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Wim Wenders Foundation Will Make Director's Entire Oeuvre Available to Dusseldorf Public

Photo of Beth Hanna By Beth Hanna | Thompson on Hollywood December 18, 2012 at 1:27PM

Wim Wenders and wife Donata have established the Wim Wenders Foundation in Dusseldorf, Germany. By the end of 2012, the foundation will have acquired the rights to all Wenders films held by third parties, with the help of state funding and private donors.
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Nastassja Kinski in "Paris, Texas"
Nastassja Kinski in "Paris, Texas"

Wim Wenders and wife Donata have established the Wim Wenders Foundation in Dusseldorf, Germany. By the end of 2012, the foundation will have acquired the rights to all Wenders films held by third parties, with the help of state funding and private donors.

Throughout 2013, all films already belonging to Wenders, including his photographic, artistic and written works, will also be transferred to the foundation. The complete oeuvre, once assembled, will be made accessible to the general public in Dusseldorf, and available for study purposes and academic research.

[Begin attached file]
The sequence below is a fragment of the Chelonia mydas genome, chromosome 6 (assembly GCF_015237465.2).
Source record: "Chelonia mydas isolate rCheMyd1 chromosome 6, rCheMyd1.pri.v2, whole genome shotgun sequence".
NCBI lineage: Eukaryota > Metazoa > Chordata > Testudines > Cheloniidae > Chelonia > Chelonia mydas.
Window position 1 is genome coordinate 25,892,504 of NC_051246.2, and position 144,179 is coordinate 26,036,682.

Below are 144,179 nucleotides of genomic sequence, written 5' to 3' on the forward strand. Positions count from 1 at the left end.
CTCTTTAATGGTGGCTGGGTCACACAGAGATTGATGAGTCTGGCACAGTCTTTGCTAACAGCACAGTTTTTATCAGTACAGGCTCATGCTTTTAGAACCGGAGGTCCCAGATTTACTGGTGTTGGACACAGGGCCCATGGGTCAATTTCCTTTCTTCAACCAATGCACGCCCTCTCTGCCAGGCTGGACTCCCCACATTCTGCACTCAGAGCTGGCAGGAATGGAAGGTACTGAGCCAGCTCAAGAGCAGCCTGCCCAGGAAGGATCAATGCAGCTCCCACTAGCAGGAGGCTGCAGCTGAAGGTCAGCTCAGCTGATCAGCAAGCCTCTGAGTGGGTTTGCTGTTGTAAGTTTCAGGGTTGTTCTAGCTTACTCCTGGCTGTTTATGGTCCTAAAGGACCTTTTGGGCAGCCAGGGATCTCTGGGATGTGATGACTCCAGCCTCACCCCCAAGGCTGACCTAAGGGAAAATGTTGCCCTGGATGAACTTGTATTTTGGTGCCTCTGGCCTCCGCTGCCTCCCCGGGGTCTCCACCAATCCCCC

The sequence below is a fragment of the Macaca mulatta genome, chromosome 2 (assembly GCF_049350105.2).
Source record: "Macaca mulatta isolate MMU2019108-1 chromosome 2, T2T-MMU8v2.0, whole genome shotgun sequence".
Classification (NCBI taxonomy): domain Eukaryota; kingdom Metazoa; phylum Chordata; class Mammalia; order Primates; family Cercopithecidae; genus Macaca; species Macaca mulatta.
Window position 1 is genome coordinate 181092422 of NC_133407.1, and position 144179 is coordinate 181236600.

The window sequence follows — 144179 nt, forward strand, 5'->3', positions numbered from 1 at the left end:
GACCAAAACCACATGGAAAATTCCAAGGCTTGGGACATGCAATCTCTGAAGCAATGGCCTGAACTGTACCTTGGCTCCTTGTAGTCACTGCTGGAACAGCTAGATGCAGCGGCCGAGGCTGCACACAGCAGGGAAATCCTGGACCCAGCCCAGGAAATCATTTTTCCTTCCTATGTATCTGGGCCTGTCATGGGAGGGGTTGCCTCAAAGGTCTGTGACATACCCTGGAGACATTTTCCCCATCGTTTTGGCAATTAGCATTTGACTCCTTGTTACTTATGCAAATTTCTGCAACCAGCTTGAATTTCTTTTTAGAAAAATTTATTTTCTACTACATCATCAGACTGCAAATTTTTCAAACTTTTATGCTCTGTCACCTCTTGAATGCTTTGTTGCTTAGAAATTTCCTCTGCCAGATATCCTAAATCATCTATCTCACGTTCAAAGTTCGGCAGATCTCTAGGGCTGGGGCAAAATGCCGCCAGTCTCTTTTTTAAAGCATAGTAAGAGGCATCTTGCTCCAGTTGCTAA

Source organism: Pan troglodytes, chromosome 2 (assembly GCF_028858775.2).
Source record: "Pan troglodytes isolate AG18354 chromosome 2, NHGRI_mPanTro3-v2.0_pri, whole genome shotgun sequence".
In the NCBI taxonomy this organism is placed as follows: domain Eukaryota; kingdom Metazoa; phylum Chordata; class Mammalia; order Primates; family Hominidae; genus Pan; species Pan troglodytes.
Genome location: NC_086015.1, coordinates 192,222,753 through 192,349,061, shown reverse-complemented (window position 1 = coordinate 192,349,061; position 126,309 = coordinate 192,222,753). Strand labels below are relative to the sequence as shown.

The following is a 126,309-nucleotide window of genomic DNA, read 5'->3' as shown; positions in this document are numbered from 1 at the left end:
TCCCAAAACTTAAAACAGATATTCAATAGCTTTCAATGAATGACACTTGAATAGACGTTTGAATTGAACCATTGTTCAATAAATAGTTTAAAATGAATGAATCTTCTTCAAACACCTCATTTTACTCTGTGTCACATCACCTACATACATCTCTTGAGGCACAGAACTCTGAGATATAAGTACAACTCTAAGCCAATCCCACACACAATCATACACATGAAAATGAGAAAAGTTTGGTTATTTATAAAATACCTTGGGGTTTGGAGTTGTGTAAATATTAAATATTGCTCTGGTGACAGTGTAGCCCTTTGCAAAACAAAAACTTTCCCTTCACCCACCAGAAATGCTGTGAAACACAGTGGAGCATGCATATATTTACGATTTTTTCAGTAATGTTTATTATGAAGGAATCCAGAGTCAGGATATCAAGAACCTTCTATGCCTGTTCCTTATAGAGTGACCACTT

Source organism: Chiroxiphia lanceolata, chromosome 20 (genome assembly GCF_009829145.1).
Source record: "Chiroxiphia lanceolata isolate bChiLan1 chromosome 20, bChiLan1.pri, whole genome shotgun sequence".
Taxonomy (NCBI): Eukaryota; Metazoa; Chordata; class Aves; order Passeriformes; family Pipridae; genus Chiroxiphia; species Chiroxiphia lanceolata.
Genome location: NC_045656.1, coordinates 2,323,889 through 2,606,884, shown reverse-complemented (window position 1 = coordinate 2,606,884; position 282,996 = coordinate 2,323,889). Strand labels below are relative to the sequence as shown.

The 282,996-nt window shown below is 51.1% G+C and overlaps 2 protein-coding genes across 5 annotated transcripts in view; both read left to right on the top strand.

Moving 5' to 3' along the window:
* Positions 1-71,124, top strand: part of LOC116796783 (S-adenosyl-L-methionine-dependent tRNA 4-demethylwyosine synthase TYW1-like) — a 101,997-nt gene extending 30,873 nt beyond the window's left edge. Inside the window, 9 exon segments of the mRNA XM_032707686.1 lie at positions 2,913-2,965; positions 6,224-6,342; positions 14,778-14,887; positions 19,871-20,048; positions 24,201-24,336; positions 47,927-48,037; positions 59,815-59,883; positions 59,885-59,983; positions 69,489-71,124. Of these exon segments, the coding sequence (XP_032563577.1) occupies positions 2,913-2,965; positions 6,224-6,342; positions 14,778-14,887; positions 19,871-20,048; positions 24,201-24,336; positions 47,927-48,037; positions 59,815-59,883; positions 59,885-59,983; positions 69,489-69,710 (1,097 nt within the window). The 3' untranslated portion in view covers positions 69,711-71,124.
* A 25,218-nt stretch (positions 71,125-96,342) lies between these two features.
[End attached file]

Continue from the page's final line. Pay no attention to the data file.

Wenders, a landmark director of the New German Cinema, most recently wowed audiences with his 3-D visual feast "Pina," an experimental documentary on choreographer Pina Bausch, which recreated some of her most evocative choreography in public spaces around Wuppertal, Germany, home to Bausch's Tanztheater Wuppertal dance troupe.

Wenders' best-known works include 1984's "Paris, Texas" and 1987's "Wings of Desire." His next project, "Every Thing Will Be Fine," currently has Canadian director-actress Sarah Polley attached, and is described as a drama about a man coming to terms with his responsibility in a fatal car accident. It is set to be released in 2014.

Check out our TOH! interview with Wenders here.

This article is related to: News, Wim Wenders, Wim Wenders, PINA, News


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Thompson on Hollywood

Born and raised in Manhattan, Anne Thompson grew up going to the Thalia and The New Yorker and wound up at grad Cinema Studies at NYU. She worked at United Artists and Film Comment before heading west as that magazine's west coast editor. She wrote for the LA Weekly, Sight and Sound, Empire, The New York Times and Entertainment Weekly before serving as West Coast Editor of Premiere. She wrote for The Washington Post, The London Observer, Wired, More, and Vanity Fair, and did staff stints at The Hollywood Reporter and Variety. She eventually took her blog Thompson on Hollywood to Indiewire. She taught film criticism at USC Critical Studies, and continues to host the fall semester of “Sneak Previews” for UCLA Extension.